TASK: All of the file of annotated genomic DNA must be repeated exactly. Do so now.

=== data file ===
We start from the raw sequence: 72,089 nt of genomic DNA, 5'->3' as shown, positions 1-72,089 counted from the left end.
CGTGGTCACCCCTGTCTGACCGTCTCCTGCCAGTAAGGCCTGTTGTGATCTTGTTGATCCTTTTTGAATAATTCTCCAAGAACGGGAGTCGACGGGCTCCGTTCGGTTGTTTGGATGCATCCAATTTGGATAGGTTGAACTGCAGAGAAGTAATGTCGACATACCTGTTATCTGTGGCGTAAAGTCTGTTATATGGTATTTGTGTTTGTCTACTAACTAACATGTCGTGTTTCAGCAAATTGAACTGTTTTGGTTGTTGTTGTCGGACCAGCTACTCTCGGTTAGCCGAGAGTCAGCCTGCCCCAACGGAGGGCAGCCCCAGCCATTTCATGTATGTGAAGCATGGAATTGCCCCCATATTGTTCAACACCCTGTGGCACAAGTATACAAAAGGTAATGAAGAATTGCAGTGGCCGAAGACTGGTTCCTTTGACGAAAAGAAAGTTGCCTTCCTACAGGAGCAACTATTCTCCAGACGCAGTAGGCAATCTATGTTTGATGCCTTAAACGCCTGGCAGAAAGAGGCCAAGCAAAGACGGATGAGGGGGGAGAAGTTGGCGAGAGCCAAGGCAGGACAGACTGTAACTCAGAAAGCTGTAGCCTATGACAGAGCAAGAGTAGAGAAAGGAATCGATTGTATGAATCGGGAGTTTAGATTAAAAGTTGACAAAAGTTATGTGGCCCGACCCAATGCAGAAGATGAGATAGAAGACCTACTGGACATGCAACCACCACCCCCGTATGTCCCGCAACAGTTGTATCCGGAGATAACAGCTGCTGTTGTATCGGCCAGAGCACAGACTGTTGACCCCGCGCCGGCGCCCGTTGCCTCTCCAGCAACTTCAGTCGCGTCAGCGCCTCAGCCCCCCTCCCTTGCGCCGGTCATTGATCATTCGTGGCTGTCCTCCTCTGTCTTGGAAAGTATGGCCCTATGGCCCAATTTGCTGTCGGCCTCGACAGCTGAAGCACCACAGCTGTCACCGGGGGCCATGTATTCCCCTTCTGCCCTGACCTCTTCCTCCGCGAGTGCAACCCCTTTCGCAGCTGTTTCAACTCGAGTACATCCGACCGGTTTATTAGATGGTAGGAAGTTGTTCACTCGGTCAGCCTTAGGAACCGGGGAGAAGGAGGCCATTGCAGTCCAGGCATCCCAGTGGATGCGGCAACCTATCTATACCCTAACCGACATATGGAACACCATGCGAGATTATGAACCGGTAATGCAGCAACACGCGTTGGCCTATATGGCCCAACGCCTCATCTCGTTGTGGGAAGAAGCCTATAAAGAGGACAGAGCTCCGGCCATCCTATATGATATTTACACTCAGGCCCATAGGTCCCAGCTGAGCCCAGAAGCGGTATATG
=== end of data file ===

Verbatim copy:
We start from the raw sequence: 72,089 nt of genomic DNA, 5'->3' as shown, positions 1-72,089 counted from the left end.
CGTGGTCACCCCTGTCTGACCGTCTCCTGCCAGTAAGGCCTGTTGTGATCTTGTTGATCCTTTTTGAATAATTCTCCAAGAACGGGAGTCGACGGGCTCCGTTCGGTTGTTTGGATGCATCCAATTTGGATAGGTTGAACTGCAGAGAAGTAATGTCGACATACCTGTTATCTGTGGCGTAAAGTCTGTTATATGGTATTTGTGTTTGTCTACTAACTAACATGTCGTGTTTCAGCAAATTGAACTGTTTTGGTTGTTGTTGTCGGACCAGCTACTCTCGGTTAGCCGAGAGTCAGCCTGCCCCAACGGAGGGCAGCCCCAGCCATTTCATGTATGTGAAGCATGGAATTGCCCCCATATTGTTCAACACCCTGTGGCACAAGTATACAAAAGGTAATGAAGAATTGCAGTGGCCGAAGACTGGTTCCTTTGACGAAAAGAAAGTTGCCTTCCTACAGGAGCAACTATTCTCCAGACGCAGTAGGCAATCTATGTTTGATGCCTTAAACGCCTGGCAGAAAGAGGCCAAGCAAAGACGGATGAGGGGGGAGAAGTTGGCGAGAGCCAAGGCAGGACAGACTGTAACTCAGAAAGCTGTAGCCTATGACAGAGCAAGAGTAGAGAAAGGAATCGATTGTATGAATCGGGAGTTTAGATTAAAAGTTGACAAAAGTTATGTGGCCCGACCCAATGCAGAAGATGAGATAGAAGACCTACTGGACATGCAACCACCACCCCCGTATGTCCCGCAACAGTTGTATCCGGAGATAACAGCTGCTGTTGTATCGGCCAGAGCACAGACTGTTGACCCCGCGCCGGCGCCCGTTGCCTCTCCAGCAACTTCAGTCGCGTCAGCGCCTCAGCCCCCCTCCCTTGCGCCGGTCATTGATCATTCGTGGCTGTCCTCCTCTGTCTTGGAAAGTATGGCCCTATGGCCCAATTTGCTGTCGGCCTCGACAGCTGAAGCACCACAGCTGTCACCGGGGGCCATGTATTCCCCTTCTGCCCTGACCTCTTCCTCCGCGAGTGCAACCCCTTTCGCAGCTGTTTCAACTCGAGTACATCCGACCGGTTTATTAGATGGTAGGAAGTTGTTCACTCGGTCAGCCTTAGGAACCGGGGAGAAGGAGGCCATTGCAGTCCAGGCATCCCAGTGGATGCGGCAACCTATCTATACCCTAACCGACATATGGAACACCATGCGAGATTATGAACCGGTAATGCAGCAACACGCGTTGGCCTATATGGCCCAACGCCTCATCTCGTTGTGGGAAGAAGCCTATAAAGAGGACAGAGCTCCGGCCATCCTATATGATATTTACACTCAGGCCCATAGGTCCCAGCTGAGCCCAGAAGCGGTATATG